Who cooks for you?

CRAIG BIEGLER, Battelle Darby Creek Naturalist

A barred owl perched on a tree at Highbanks Metro Park (Adam Brandemihl).

On November 11, over 100 people went on a hike at Battelle Darby Creek with the hope of having an owl experience. During the program, the naturalist played a recording of a barred owl’s unique call: “who-cooks-for-you?” The visitors waited quietly and patiently for something to happen. After about ten minutes, a barred owl arrived to greet them. Why did so many brave the cold temperatures for the chance to see an owl? What draws people to these creatures?

People connect with owls in a way that is difficult with other birds. Many birds have their eyes positioned on the sides of their heads, giving them better peripheral vision. But owls have binocular vision, where their eyes both face forward, like humans. To us, this communicates intelligence and personality, giving rise to the “wise old owl” myth. In reality, their brains are relatively small, so they are largely driven by instinct rather than conscious thoughts.

A close up of a great horned owl (Cheryl Blair).

Most of the space in an owl’s skull is taken up by its eyes; if there was an owl the same size as person, its eyes would be as big as grapefruits. The eyes are so large that they can’t physically move within an owl’s skull, so it must turn its head to look around; an owl’s head can rotate 270 degrees.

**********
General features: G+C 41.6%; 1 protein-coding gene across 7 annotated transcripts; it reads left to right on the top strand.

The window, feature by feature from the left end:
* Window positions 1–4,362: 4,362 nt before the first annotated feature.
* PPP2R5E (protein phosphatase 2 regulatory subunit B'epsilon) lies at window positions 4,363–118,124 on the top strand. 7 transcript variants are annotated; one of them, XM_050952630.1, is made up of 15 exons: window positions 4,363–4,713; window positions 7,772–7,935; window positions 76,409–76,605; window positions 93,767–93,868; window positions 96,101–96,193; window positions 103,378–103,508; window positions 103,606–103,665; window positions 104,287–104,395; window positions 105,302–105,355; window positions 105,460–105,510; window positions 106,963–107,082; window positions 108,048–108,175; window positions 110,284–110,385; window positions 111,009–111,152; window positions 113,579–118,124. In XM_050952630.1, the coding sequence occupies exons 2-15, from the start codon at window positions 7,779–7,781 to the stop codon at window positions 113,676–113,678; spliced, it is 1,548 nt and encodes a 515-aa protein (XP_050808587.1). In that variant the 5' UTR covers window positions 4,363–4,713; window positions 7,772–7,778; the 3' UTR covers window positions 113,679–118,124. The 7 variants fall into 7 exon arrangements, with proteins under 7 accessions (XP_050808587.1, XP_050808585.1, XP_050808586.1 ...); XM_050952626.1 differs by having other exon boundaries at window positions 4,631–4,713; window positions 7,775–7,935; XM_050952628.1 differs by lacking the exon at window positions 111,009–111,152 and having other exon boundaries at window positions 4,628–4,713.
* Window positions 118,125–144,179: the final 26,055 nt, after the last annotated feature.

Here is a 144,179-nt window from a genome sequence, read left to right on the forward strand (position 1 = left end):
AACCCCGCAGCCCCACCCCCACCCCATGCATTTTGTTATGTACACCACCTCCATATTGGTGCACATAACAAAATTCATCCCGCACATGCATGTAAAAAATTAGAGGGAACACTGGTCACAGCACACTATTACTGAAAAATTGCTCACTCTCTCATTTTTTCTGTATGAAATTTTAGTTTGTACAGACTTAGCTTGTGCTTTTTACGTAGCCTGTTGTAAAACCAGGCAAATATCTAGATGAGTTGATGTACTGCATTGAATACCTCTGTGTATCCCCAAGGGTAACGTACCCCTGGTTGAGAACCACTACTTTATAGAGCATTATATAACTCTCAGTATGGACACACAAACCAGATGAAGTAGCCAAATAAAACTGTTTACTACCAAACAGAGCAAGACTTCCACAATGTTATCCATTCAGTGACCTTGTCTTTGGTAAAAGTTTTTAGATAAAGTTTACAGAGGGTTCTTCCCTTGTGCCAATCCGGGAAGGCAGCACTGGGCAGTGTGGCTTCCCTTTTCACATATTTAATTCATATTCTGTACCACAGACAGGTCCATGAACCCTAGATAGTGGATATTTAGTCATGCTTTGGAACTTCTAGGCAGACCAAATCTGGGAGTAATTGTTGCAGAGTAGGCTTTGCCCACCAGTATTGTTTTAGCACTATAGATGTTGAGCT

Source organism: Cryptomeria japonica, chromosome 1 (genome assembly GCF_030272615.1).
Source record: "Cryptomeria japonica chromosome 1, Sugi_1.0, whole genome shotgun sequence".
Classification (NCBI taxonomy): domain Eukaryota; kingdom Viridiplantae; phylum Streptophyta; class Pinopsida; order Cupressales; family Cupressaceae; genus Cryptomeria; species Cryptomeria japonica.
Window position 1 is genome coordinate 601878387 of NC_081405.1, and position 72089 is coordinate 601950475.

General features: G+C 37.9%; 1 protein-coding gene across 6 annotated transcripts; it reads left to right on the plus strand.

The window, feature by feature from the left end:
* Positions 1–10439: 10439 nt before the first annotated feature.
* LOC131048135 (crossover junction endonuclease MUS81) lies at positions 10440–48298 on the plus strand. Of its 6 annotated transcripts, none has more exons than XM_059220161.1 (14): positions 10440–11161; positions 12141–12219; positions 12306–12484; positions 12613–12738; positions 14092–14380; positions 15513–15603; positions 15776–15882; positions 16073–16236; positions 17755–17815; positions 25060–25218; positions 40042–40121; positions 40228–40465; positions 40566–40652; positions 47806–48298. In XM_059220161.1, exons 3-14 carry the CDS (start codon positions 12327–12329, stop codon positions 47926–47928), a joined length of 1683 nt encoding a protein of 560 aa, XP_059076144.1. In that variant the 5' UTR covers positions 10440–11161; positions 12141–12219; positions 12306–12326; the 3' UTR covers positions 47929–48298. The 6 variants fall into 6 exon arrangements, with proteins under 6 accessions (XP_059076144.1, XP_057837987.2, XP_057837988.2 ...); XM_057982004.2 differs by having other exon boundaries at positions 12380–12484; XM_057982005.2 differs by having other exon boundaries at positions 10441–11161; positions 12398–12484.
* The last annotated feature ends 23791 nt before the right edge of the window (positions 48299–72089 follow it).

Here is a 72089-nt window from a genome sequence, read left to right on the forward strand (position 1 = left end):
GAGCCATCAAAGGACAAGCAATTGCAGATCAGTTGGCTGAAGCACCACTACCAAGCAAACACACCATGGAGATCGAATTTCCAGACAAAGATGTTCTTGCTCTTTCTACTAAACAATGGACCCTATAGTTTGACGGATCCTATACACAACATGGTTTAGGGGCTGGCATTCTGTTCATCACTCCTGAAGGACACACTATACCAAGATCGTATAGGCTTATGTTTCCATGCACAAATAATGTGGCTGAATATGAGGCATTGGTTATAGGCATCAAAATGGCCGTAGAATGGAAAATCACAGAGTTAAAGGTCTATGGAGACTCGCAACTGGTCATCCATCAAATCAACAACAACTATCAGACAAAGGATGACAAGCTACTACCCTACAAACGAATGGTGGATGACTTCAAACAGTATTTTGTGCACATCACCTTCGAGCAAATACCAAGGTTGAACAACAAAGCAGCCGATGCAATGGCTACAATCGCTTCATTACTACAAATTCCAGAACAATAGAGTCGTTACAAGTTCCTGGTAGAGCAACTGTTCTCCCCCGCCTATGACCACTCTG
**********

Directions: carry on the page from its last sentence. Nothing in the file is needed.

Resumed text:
The round face of an owl acts as a radar dish, collecting sounds and funneling them towards the owl’s ears, which are buried under the feathers on its head. Their exceptional sight and hearing make these birds very effective hunters. In contrast, their sense of smell is very poor, which allows the larger owls to feast on skunks.

A short-eared owl flies over Battelle Darby Creek Metro Park (Kim Graham).

There are eight owl species that are found in central Ohio, but only four are common at the Metro Parks. The short-eared owl is only here from October to April. They are often active in the early evening when there is still daylight. Look for them at the Wet Prairie Access at Battelle Darby Creek.

The Eastern screech owl is small, only about eight inches long. Because of this, they are often eaten by predators, including our larger owls. Listen for their trilling call along the Beaver Lake Trail at Prairie Oaks.

A screech owl sits in a tree (Christopher Brinkman).

The barred owl is probably the easiest to find. They can be awake at any time of the day or night, and their “who-cooks-for-you” call is unmistakable. Look for them around Ashton Pond and along the Maple Loop at Blacklick Woods.

Surprisingly, our largest resident owl, the great horned, can be hard to spot. They are able to start nesting in January, earlier than any other bird in Ohio, because they steal an already constructed nest from another raptor. The Tall Pines Area at Walnut Woods is a good place for them.

Remember, when looking for owls, give them plenty of space and try not to startle them, especially when they are nesting. To learn more interesting facts about owls, please attend one of our public owl programs this winter.

Upcoming owl programs:


Sat Jan 12, 5:30PM
Owls of Darby Creek

Fri Jan 25, 11AM or 1PM
Preschoolers: Owls

Sat Jan 26, 5PM
Metro Five-0: Level 3 Harriers and short ears

Sun Feb 3, 6PM
Metro Five-0: Level 2 Owls


Mon Dec 17 10AM or 1PM
Owls of Harry Potter

Sat Jan 19, 10AM or 1PM
Owl Hike

Sun Jan 27, 4PM
Owl Hike


Fri Feb 15, 6PM
Owl Hike

Fri Feb 22, 6PM
Owl Hike


Sat Dec 8, 6:30PM
Owl Hike

Mon Feb 4, 10AM
Storytime: Owls

Thu Feb 14, 11AM or 1PM
Preschoolers: Owls

Fri Feb 15, 9:30AM or 11AM
Preschoolers: Owls

Sat Feb 16, 7PM
Owl Hike


Sat Dec 29, 6PM
Look for owls


Mon Jan 21, 9:30 or 11AM
Calling all kids: Owl pellets

Sat Feb 9, 6PM
Owls of February